The Perils Of A Night Launch From Jerusalem

673

Last Thursday I was invited by Israpundit to a gathering at his home in Jerusalem. As most of you know I come from London which many Americans consider a confusing and complex city to navigate around on account of some of it having been built quite a few hundred years ago. Most notably, of course, the city is not based on a grid.

If you step back a few thousand years more you arrive at Jerusalem. Its true that the newer bits have been added relatively recently but as it is built across a sprawling and confusing array of hills it’s an extreme navigational challenge. Without GPS I’m pretty much lost from the moment I enter.

For driving in Israel I use the free iPhone app, Waze, which was developed here in Israel just up the road from me. Maybe because of this the Israeli version of Waze has an important feature for a GPS system in Israel: an option to “Keep within areas under Israeli authority”.



I never really paid attention to this option in the past but a couple of weeks ago I took a drive out to the Shomron and in order to do that I had to turn off this particular option. Well, of course, I forgot to turn it back on again.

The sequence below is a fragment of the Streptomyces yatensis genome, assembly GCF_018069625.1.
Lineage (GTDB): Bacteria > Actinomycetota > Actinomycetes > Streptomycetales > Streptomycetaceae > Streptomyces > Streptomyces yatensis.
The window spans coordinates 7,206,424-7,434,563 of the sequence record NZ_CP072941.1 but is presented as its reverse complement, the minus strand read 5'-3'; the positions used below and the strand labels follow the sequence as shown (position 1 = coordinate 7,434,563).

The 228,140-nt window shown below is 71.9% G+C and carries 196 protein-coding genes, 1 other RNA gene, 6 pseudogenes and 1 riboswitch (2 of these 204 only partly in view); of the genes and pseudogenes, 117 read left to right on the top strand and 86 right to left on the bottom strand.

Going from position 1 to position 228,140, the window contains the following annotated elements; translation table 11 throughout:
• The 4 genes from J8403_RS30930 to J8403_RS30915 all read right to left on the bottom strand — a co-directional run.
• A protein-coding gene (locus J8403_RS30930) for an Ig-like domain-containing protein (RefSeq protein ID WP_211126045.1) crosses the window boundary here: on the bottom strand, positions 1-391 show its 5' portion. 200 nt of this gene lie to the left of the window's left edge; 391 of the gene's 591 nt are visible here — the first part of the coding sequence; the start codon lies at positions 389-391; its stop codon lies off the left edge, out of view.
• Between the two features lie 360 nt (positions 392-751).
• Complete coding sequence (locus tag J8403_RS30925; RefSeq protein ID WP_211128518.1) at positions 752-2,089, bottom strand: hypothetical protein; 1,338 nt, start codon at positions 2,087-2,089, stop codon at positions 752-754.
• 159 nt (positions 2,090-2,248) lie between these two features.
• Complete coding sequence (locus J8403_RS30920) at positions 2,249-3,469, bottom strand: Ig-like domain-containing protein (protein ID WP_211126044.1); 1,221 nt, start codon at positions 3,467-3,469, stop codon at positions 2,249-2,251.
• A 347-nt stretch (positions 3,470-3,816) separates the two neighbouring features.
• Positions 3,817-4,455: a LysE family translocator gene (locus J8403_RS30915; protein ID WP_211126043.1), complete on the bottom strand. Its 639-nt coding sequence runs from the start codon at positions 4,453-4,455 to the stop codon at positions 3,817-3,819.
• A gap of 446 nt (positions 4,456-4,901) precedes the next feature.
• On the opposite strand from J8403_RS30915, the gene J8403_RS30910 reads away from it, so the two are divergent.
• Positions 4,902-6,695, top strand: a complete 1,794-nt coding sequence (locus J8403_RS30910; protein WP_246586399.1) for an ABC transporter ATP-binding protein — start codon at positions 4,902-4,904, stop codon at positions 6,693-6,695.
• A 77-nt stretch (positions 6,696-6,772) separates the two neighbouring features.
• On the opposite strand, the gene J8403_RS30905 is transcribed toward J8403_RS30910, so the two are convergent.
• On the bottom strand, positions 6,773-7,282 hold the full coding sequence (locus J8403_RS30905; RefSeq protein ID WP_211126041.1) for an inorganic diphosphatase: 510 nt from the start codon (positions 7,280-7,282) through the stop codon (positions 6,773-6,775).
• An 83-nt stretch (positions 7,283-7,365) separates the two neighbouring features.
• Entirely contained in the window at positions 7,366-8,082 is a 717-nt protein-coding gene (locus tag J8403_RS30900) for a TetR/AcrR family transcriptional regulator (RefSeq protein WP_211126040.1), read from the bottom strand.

On leaving Israpundit’s home, I turned on my sat nav, dialed my wife and started driving simultaneously. By the time I started paying attention to the route, I had a gut feel I wasn’t driving on routes I recognised but, just like Luke, I listened to the little voice and just followed the force (OK I blindly obeyed the GPS lady).

Jerusalem to Tel Aviv – yellow is the “normal” route

In the map above, blue is the route I took on this drive, yellow is the way I would normally go. The dashed line is the old border and you can see that the highway 1 route I’d normally take even cuts that border (at a place called Latrun).

I only really knew I was on a new road (for me anyway) when I drove by a “check point” on the other side of the road. My side, leaving Jerusalem, was completely unhindered. Entering Jerusalem there is what looks just like a toll booth and cars were passing mostly unhindered through it. A few miles later I passed through the checkpoint on my side of the road that is the pair of the one I saw earlier. This forced me to slow down but not even stop, as I drove through and back into fully controlled parts of Israel. Once again I was hardly inconvenienced by this checkpoint. And, unlike a toll plaza in the US, they didn’t even take money from me.

I’m sure I’ll be using this route again!

Please help ensure Israellycool can keep going,
by donating one time or monthly